Not ‘Kidd’ing: Car lot blames illegal sale on buyer for not knowing dealer was a crook

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OLATHE, Kan. -- Shelby Nielsen has been forced to catch rides to work since January. That's when she discovered the car she bought from a Johnson County used car lot -- Kidd's Automotive -- doesn't belong to her.

"He took my ID. Everything you would do to buy a car," said Nielsen, who took out a $4,000 bank loan to buy the car, that was sold to her by Kidd's general manager.

In fact, everything seemed okay, she said, until a week later when the car suddenly died on the highway and that same general manager towed it back to Kidd's for repairs.

After a month passed and she still didn't have her car back, Nielsen's father Jeff called Kidd's and learned some disturbing news. His daughter's car sale was illegal because Kidd's owners said they never got the money.

Jeff Nielsen was told the general manager no longer worked for Kidd's, but when he asked for his daughter's money or car back, he was refused and told he should have known the deal was crooked.

"We had no reason to believe that... he did not have the authority to sell the car and no reason to think he was doing anything he should not have been doing," said Mr. Nielsen, pointing out that there was a bill of sale, an odometer disclosure and they were given a copy of the title.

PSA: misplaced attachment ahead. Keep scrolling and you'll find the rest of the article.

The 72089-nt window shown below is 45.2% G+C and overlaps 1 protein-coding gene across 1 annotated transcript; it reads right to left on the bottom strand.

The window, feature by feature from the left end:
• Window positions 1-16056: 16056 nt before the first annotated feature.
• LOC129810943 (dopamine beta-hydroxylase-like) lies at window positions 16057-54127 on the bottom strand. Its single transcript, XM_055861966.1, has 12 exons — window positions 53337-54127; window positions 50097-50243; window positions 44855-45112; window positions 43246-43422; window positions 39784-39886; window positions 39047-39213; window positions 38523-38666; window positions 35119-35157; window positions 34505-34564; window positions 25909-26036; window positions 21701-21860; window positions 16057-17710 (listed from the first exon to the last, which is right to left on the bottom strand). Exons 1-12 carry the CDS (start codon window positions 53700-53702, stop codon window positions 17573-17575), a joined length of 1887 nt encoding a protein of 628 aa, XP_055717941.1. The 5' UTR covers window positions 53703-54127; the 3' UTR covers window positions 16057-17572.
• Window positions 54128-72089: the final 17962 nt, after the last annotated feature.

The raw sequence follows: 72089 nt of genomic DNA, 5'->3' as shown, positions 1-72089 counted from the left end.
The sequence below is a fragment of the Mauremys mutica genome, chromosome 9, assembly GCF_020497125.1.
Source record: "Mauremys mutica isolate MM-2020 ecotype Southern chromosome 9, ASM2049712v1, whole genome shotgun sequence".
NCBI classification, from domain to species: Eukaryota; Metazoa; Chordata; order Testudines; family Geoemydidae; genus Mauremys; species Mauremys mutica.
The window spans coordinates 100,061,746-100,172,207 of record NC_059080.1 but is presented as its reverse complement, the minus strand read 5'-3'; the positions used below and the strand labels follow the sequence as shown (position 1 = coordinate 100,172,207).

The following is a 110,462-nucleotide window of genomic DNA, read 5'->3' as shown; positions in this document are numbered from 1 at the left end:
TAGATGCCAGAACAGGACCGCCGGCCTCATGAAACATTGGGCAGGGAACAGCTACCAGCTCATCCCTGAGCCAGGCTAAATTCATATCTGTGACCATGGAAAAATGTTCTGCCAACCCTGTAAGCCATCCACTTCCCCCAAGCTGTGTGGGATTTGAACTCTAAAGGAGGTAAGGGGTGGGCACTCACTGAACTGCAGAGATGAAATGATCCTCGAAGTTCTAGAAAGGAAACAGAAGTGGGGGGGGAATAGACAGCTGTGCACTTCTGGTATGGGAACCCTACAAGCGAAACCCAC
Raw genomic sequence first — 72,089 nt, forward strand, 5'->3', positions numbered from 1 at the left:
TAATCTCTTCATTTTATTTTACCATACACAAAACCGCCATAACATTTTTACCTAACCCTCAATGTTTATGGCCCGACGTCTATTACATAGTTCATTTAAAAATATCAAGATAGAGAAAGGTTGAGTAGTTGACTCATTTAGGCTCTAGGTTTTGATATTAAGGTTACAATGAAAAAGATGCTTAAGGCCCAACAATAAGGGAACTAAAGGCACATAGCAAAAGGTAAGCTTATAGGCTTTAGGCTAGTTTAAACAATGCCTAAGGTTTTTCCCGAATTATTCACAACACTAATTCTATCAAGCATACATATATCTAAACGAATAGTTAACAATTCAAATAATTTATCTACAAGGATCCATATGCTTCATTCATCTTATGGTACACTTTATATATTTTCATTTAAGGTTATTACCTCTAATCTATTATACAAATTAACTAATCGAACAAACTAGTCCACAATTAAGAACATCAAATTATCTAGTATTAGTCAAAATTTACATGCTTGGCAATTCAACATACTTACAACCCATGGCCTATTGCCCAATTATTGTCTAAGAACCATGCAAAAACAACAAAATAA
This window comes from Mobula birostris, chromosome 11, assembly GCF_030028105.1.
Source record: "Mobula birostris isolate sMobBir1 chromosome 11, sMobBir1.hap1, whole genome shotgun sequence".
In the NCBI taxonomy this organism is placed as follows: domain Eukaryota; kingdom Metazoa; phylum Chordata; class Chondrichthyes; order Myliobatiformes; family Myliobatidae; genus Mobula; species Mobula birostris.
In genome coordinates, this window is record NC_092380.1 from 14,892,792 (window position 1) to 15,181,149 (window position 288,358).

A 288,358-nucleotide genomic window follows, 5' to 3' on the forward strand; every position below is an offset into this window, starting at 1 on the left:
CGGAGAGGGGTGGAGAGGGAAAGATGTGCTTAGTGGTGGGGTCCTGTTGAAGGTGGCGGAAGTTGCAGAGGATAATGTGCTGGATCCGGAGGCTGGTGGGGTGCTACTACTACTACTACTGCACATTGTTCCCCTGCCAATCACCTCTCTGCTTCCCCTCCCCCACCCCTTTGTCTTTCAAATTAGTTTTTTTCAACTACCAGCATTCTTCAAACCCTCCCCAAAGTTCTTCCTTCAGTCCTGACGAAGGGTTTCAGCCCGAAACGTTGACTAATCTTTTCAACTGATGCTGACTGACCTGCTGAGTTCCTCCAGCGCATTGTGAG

What Mr. Nielsen said he didn't know was that the now former general manager James D. Ray, 42, is a convicted with a rap sheet that stretches over years and includes everything from theft and forgery to burglary and possession of a stolen vehicle. Ray has spent time in both Kansas and Missouri prisons.

"They allowed this guy to work for them and to have access to their company for well over a year," said Nielsen in disbelief that Kidd's is now trying to blame him for not realizing the general manager was a crook.

An employee of Kidd's Automotive told FOX 4 Problem Solvers that the Nielsens should have realized that James Ray was the general manager of Kidd's tow lot, not the car lot. But we questioned how any customer would possibly know that, pointing out that even the employee talking to us at the car lot was wearing a shirt that said "Kidd's Towing," not "Kidd's Automotive."

But the folks at Kidd's continue to insist they -- not the Nielsens -- are the real victims. That's something that consumer attorney Bernard Brown disputes, saying Kidd's should refund the money.

"I'm sorry but it took place on your premises," Brown said. "You hired a convicted felon. He had the keys. He wore the shirt. What more do you want? That's pretty extreme stuff. It's obnoxious that they would disclaim responsibility there."

The Nielsens have hired an attorney are now planning to sue Kidd's for the money they lost. In the meantime, police in Olathe and Overland Park are investigating accusations of theft and fraud against James Ray. FOX 4 Problem Solvers tired repeatedly to reach Ray, but we could not find him.